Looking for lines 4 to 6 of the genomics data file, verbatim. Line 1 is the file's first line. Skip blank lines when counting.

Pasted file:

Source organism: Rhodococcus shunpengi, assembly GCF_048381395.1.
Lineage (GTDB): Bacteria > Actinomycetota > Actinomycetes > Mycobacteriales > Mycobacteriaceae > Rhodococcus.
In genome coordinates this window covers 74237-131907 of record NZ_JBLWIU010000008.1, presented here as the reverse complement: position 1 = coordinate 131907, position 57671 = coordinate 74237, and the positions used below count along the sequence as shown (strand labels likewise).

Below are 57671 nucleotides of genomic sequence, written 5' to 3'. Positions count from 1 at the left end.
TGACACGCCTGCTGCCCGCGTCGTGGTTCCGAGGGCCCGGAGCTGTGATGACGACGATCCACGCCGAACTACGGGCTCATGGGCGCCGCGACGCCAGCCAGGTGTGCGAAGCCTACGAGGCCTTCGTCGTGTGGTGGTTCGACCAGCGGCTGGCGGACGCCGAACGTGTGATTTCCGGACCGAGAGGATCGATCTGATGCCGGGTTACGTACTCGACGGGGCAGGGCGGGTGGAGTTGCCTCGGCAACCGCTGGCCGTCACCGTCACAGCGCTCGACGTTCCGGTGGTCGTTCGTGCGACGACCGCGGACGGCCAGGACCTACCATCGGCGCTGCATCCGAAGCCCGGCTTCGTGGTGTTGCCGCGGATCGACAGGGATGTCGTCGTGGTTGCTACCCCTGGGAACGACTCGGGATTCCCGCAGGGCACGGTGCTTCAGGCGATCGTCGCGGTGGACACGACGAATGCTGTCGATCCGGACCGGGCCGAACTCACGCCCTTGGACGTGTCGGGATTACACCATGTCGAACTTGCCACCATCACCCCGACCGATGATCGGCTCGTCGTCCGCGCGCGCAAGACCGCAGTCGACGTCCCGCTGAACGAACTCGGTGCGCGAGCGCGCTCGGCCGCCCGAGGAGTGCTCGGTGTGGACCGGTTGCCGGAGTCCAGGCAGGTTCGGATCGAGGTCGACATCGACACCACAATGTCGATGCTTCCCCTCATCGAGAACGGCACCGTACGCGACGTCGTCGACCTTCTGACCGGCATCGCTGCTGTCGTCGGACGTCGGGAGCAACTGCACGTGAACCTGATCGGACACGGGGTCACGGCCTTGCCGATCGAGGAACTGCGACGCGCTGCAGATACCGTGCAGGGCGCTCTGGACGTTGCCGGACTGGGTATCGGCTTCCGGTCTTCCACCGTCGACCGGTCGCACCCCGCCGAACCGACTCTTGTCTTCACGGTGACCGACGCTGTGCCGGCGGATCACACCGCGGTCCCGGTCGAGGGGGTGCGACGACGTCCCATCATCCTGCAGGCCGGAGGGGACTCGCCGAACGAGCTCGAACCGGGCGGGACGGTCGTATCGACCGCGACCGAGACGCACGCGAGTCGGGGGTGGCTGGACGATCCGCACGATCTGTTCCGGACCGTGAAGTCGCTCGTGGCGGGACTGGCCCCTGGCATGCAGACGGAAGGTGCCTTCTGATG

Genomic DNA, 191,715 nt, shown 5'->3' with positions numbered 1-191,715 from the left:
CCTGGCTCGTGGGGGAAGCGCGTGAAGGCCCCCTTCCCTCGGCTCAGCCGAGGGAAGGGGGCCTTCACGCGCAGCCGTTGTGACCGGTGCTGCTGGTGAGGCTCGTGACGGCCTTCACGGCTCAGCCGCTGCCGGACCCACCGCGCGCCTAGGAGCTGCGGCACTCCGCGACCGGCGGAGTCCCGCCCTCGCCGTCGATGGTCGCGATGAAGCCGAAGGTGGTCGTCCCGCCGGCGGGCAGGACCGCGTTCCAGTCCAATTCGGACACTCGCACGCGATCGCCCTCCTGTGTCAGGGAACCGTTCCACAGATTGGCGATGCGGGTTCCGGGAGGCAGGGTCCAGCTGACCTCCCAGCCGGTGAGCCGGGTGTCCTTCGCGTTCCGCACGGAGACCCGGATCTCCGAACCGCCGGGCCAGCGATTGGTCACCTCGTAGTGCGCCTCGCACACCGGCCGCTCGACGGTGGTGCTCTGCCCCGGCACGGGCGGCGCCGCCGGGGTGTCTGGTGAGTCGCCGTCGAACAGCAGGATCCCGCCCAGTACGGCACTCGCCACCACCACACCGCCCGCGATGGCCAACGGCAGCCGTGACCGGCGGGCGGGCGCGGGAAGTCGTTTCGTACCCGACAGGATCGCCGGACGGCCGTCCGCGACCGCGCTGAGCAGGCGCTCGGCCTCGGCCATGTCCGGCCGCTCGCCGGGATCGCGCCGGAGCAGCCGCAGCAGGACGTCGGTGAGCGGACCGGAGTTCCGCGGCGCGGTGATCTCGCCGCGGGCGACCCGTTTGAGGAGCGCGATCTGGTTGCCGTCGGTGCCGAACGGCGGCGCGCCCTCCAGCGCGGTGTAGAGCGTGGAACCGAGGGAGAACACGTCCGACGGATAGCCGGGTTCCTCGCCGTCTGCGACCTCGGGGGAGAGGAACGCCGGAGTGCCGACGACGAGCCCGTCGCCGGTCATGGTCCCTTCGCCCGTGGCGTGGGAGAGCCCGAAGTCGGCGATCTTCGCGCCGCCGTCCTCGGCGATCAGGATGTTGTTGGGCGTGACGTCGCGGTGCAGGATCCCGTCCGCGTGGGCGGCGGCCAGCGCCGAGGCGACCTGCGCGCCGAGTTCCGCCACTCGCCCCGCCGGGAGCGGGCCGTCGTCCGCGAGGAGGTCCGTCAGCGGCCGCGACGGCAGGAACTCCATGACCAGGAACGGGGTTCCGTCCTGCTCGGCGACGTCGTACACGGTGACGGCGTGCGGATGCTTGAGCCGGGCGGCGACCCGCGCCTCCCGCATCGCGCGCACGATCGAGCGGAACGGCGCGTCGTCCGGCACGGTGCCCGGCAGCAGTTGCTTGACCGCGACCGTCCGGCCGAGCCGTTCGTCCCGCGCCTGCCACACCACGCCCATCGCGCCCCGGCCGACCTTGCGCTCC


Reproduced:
Below are 57671 nucleotides of genomic sequence, written 5' to 3'. Positions count from 1 at the left end.
TGACACGCCTGCTGCCCGCGTCGTGGTTCCGAGGGCCCGGAGCTGTGATGACGACGATCCACGCCGAACTACGGGCTCATGGGCGCCGCGACGCCAGCCAGGTGTGCGAAGCCTACGAGGCCTTCGTCGTGTGGTGGTTCGACCAGCGGCTGGCGGACGCCGAACGTGTGATTTCCGGACCGAGAGGATCGATCTGATGCCGGGTTACGTACTCGACGGGGCAGGGCGGGTGGAGTTGCCTCGGCAACCGCTGGCCGTCACCGTCACAGCGCTCGACGTTCCGGTGGTCGTTCGTGCGACGACCGCGGACGGCCAGGACCTACCATCGGCGCTGCATCCGAAGCCCGGCTTCGTGGTGTTGCCGCGGATCGACAGGGATGTCGTCGTGGTTGCTACCCCTGGGAACGACTCGGGATTCCCGCAGGGCACGGTGCTTCAGGCGATCGTCGCGGTGGACACGACGAATGCTGTCGATCCGGACCGGGCCGAACTCACGCCCTTGGACGTGTCGGGATTACACCATGTCGAACTTGCCACCATCACCCCGACCGATGATCGGCTCGTCGTCCGCGCGCGCAAGACCGCAGTCGACGTCCCGCTGAACGAACTCGGTGCGCGAGCGCGCTCGGCCGCCCGAGGAGTGCTCGGTGTGGACCGGTTGCCGGAGTCCAGGCAGGTTCGGATCGAGGTCGACATCGACACCACAATGTCGATGCTTCCCCTCATCGAGAACGGCACCGTACGCGACGTCGTCGACCTTCTGACCGGCATCGCTGCTGTCGTCGGACGTCGGGAGCAACTGCACGTGAACCTGATCGGACACGGGGTCACGGCCTTGCCGATCGAGGAACTGCGACGCGCTGCAGATACCGTGCAGGGCGCTCTGGACGTTGCCGGACTGGGTATCGGCTTCCGGTCTTCCACCGTCGACCGGTCGCACCCCGCCGAACCGACTCTTGTCTTCACGGTGACCGACGCTGTGCCGGCGGATCACACCGCGGTCCCGGTCGAGGGGGTGCGACGACGTCCCATCATCCTGCAGGCCGGAGGGGACTCGCCGAACGAGCTCGAACCGGGCGGGACGGTCGTATCGACCGCGACCGAGACGCACGCGAGTCGGGGGTGGCTGGACGATCCGCACGATCTGTTCCGGACCGTGAAGTCGCTCGTGGCGGGACTGGCCCCTGGCATGCAGACGGAAGGTGCCTTCTGATG

Genomic DNA, 191,715 nt, shown 5'->3' with positions numbered 1-191,715 from the left: